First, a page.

Paper co-authors Ping Wen (left) and Shi-hao Dong (right) study Asian hornets. Credit: James Nieh
Over the past decade, Asian hornets, predatory insects with a widespread and expanding population, have invaded parts of Europe and Korea. Vespa velutina has a growing reputation as a species that proliferates rapidly, preys on honey bees and poses risks to humans.
Now a biologist at the University of California San Diego and his colleagues in Asia have developed a solution for controlling Asian hornets derived from the insect’s natural chemical mating instincts.
As reported in the Oct. 11 edition of Scientific Reports, UC San Diego’s James Nieh and researchers at the Chinese Academy of Sciences and Yunnan Agricultural University have deciphered the sex pheromone of Vespa velutina. Further, they developed a method of controlling Asian hornets by luring males into traps baited with synthesized versions of the pheromones.
“We have successfully tested the key sex pheromone compounds of this species and the results show that males are highly attracted to them,” said Nieh, a professor in UC San Diego’s Division of Biological Sciences.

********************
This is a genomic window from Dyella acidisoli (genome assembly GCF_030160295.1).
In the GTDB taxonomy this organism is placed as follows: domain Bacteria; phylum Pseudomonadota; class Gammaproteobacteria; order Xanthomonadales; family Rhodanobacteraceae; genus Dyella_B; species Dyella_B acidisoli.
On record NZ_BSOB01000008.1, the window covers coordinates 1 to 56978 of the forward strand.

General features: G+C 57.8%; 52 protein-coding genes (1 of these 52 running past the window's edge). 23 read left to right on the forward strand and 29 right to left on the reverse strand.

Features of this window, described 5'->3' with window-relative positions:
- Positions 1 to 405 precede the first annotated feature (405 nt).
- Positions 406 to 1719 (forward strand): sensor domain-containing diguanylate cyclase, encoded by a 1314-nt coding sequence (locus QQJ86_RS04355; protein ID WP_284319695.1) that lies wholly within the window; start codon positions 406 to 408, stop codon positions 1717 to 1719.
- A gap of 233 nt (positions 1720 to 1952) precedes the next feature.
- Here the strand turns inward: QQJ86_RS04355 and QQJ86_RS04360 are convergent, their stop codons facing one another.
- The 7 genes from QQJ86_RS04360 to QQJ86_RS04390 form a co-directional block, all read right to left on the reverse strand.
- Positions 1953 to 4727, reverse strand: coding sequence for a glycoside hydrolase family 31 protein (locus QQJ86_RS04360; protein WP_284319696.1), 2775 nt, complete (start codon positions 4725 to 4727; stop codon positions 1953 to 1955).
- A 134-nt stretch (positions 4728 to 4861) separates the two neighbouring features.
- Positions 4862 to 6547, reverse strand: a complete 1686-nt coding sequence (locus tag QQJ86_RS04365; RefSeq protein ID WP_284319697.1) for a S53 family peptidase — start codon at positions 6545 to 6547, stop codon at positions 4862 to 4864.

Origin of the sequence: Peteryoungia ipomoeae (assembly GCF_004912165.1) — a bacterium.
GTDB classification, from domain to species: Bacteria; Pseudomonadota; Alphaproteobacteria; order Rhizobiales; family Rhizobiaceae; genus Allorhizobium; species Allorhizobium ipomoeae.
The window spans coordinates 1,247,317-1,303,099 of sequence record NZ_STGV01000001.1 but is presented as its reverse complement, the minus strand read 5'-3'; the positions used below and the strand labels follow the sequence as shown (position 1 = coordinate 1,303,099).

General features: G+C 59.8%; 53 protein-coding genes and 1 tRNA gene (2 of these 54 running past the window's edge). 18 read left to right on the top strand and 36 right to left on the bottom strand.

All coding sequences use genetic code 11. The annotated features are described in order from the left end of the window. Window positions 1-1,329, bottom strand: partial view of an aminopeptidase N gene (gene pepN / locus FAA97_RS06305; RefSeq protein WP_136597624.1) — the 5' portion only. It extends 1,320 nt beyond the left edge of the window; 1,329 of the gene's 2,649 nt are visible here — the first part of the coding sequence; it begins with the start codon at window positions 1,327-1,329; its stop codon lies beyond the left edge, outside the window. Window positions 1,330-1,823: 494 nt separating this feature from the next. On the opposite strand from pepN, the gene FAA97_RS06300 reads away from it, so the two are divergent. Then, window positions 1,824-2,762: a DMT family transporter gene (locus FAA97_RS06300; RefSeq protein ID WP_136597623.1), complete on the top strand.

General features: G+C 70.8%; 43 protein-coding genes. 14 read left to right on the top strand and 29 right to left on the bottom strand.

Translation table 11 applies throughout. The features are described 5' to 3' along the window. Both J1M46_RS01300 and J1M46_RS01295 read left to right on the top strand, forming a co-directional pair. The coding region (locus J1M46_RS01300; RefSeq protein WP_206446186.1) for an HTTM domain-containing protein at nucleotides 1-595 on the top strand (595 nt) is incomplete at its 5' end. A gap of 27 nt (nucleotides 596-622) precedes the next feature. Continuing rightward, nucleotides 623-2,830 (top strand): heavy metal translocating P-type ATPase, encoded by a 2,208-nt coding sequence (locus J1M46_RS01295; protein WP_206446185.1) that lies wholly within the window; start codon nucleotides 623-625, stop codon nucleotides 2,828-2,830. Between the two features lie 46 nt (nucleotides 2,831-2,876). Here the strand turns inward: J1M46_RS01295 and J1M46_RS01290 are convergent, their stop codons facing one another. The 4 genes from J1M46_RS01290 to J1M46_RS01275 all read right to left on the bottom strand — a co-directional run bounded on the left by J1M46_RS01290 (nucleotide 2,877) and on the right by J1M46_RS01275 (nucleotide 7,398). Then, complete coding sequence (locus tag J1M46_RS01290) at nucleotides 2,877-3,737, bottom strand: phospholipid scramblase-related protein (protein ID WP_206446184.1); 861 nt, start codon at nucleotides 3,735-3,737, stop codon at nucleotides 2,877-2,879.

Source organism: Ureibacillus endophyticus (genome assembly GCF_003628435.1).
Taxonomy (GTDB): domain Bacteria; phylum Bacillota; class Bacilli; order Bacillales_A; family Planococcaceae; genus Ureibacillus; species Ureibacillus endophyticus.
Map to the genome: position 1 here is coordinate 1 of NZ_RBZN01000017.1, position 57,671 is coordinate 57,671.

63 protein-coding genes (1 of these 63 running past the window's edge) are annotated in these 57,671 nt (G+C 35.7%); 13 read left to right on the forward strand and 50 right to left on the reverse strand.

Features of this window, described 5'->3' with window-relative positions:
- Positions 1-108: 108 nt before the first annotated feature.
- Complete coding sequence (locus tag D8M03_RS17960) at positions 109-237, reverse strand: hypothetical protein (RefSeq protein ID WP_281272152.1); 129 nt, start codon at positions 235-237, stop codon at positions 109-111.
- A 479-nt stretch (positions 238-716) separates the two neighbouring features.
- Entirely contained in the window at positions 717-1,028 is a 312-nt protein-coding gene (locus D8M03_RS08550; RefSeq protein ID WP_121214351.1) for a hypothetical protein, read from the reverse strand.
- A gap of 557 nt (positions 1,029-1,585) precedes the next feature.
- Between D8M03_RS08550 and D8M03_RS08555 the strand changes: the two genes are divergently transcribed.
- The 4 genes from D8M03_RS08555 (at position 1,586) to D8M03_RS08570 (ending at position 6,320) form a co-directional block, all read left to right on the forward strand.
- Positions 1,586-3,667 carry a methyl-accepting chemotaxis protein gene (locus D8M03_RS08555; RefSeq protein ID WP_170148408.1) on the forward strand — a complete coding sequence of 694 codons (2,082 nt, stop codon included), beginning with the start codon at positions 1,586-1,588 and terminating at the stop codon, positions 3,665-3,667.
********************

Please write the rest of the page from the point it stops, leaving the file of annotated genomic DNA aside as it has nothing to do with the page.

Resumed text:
Nieh noted that recently Turkey and Balkan nations have been invaded by Asian hornets, with much of Western Europe at risk. A single hornet can bite and kill hundreds of honey bees in its quest to obtain honey bee larvae. European honey bees have not evolved with this deadly predator and have poor defenses. As a result, “the European economic impact is high,” said Nieh, and “major colony losses have led some beekeepers to abandon apiculture.”
Nieh noted that Asian hornets are difficult to control because their colonies can spread rapidly and their nests are difficult to find in non-urban areas. They pose dangers to humans with stings that are painful and, in rare cases, deadly.
Pheromones are chemical signals that transmit information between members of the same species. Sex pheromones play a key role in mating and the continued survival of the species. In the case of Asian hornets, which have limited vision, sex pheromones likely play a key role in long-distance attraction. The new research demonstrates a simple, reliable way to monitor and potentially reduce the populations of these invading insects.